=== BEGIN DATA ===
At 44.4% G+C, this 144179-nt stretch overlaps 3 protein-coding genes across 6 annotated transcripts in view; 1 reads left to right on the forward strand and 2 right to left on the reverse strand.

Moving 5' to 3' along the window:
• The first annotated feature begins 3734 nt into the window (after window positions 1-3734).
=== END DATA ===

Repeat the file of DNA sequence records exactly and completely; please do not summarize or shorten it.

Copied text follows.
At 44.4% G+C, this 144179-nt stretch overlaps 3 protein-coding genes across 6 annotated transcripts in view; 1 reads left to right on the forward strand and 2 right to left on the reverse strand.

Moving 5' to 3' along the window:
• The first annotated feature begins 3734 nt into the window (after window positions 1-3734).